Fort Worth is one of the major cities of Texas and the USA’s 13th largest one. Located in the northeast of Texas in the seat of the Tarrant County, Fort Worth boasts a rich history and cultural heritage. It is home to numerous enterprises, cultural events and sights, which make it a major tourist destination. There are broad opportunities for various types of business to grow.
Payday lending is one of these. Given the lenient environment created for payday loan lenders by the lenient local law, they are quite well off in Fort Worth. There are 25 storefront offices in the city, which are run by companies operating in the rest of Texas and the USA: Ace Cash Express, Speedy Cash, Check’n Go, Advance America, and Check into Cash. Every company has a website, so one can apply online and get a loan in less than a minute.
Fort Worth TX Payday Loans Legal Aspects
Payday lenders’ activity in Texas is regulated by the federal and local laws. These companies operate in Fort Worth on a legal basis, and the law does not cap the maximum loan amount one can borrow. As a result, the average APR reaches 662%. The minimum loan term is 7 days, the maximum is not specified. Charges and fees vary depending on the loan amount, rollovers are not allowed.
Prior to signing documents, lenders should disclose to borrowers all loan specifics – size, loan term, fees, payback period, etc., and be maximally open about these to borrowers. All disputes should be solved legally, without the use of any brutal force. Borrowers should ensure they are soluble enough to meet the requirements. Failure to do so can result in a huge debt, which will be increasingly difficult to overcome.
History of Fort Worth
The city was founded in 1849 as one of the 10 outpost to protect settlers against aggressive local tribesmen. Its first settlers were soldiers and frontiersmen. The city was named so in honor of the late general Worth. As new residences would appear near the fort, cattle farming would become the core activity for a generation of residents. The Civil War, economic and climatic disasters of the early 1870s had a devastating effect on the city’s economy, causing its population to drop below a critical level. However, the city began to recover after the completion of the Texas and Pacific Railway, as it became involved in cattle transportation. The boom boosted various entertainment and gambling activities, which plunged the city into lawlessness and violence. Reforms in the late 1800s helped eradicate gambling by the 1900s. During the 20th century, Fort Worth became part of the nation’s oil and gas industry.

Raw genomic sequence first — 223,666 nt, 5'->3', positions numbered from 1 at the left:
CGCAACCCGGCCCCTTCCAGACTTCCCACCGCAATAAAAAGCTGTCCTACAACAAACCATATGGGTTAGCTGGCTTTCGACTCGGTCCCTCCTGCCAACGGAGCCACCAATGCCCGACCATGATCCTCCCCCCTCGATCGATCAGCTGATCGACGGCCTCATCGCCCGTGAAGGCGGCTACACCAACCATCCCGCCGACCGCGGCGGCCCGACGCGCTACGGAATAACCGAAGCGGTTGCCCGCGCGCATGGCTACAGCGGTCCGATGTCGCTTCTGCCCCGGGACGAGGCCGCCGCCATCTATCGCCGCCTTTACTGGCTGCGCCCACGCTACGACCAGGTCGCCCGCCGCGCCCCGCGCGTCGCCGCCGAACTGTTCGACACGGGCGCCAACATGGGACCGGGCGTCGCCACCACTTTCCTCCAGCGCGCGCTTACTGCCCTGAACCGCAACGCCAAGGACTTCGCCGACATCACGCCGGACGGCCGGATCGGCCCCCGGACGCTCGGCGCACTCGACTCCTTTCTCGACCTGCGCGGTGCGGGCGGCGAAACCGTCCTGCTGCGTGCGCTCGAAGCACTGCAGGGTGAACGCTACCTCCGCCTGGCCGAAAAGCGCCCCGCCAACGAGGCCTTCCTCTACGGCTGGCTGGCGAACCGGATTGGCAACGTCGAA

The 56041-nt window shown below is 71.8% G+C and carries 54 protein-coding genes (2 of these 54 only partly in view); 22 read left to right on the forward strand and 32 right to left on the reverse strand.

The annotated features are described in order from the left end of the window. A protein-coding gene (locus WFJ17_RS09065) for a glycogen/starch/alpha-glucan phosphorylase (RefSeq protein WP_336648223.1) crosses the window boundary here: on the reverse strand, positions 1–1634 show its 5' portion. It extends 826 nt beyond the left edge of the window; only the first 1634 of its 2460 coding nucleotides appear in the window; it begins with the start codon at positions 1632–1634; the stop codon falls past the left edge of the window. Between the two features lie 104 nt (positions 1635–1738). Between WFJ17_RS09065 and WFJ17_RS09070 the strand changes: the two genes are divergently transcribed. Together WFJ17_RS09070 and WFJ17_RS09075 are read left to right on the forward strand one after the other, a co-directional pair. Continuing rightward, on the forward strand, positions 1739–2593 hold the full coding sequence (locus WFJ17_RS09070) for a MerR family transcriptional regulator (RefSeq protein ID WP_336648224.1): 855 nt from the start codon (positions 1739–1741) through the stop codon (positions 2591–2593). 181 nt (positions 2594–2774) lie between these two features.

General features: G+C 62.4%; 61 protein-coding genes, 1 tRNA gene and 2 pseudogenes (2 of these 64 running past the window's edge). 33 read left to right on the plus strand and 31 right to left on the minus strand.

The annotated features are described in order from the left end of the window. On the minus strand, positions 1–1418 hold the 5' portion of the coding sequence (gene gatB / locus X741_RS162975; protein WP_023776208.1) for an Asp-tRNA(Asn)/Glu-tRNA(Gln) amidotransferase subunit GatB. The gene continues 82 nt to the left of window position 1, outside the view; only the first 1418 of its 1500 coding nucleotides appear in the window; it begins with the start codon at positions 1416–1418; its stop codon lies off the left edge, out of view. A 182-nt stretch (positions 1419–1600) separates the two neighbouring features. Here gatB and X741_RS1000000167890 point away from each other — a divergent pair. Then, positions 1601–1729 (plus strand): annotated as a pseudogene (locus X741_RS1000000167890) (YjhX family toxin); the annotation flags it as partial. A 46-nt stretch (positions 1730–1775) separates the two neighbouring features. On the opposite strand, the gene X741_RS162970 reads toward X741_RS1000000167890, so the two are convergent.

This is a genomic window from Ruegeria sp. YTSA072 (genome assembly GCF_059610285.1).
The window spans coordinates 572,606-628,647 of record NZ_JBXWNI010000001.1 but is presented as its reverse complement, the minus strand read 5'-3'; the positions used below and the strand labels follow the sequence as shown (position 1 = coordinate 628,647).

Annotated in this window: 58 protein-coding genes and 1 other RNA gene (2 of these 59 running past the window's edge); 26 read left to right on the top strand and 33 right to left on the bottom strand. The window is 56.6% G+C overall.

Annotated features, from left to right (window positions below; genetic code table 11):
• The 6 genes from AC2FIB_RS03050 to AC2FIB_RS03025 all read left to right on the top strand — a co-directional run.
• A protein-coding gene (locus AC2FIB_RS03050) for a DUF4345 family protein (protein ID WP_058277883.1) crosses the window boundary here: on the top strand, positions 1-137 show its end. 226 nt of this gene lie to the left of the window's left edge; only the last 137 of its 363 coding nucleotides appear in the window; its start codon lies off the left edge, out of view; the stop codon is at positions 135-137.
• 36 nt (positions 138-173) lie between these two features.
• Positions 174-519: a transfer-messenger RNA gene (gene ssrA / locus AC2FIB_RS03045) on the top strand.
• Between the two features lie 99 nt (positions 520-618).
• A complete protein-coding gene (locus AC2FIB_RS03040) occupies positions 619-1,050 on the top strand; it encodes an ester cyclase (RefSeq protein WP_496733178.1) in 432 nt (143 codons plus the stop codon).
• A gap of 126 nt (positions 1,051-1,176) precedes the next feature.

Geography and Population
Fort Worth is situated in North Texas at the intersection of the Cross Timbers and Grand Prairie ecoregions and occupies an area of 349.2 square miles. The area boasts a humid subtropical climate and lush vegetation, which explains its rich agricultural background, as it has been home to cattle farmers and ranchers since its inception.
Fort Worth’s population is 874 168 people, and the city witnessed a rapid growth in 2000-2006. Median age is 32.2 years old; median household income is $57 309; the greatest share of households (24.5%) have six-figure annual incomes; median individual income is $29 115. Average home value is $127 552, home ownership is 57.2%, medium rent is $1171. The racial picture is: 64.4% of Fort Worth population are whites, 34.8% are Hispanic whites, 18.8% are African Americans, 3.9 are Asians, 0.4 and 0.1 are Natives and Pacific Islanders respectively. Other races make up a group of 9.1%.
Fort Worth today
Today, Fort Worth is home to numerous tourist attractions, as more than 9 million people from the USA and around the world. There are eleven entertainment districts in the city, concentrating numerous shopping and dining facilities, as well as boutiques, museums, recreation areas, etc. Some restaurants offer unique cowboy cuisine. Fort Worth is home to major companies, such as American Airlines Group, the John Peter Smith Hospital, the BNSF Railway, Chip 1 Exchange, etc. It hosts a professional golf tournament, the Annual Cowtown Marathon, various motor racing competitions, etc.
Some official sources of data we used to build this page: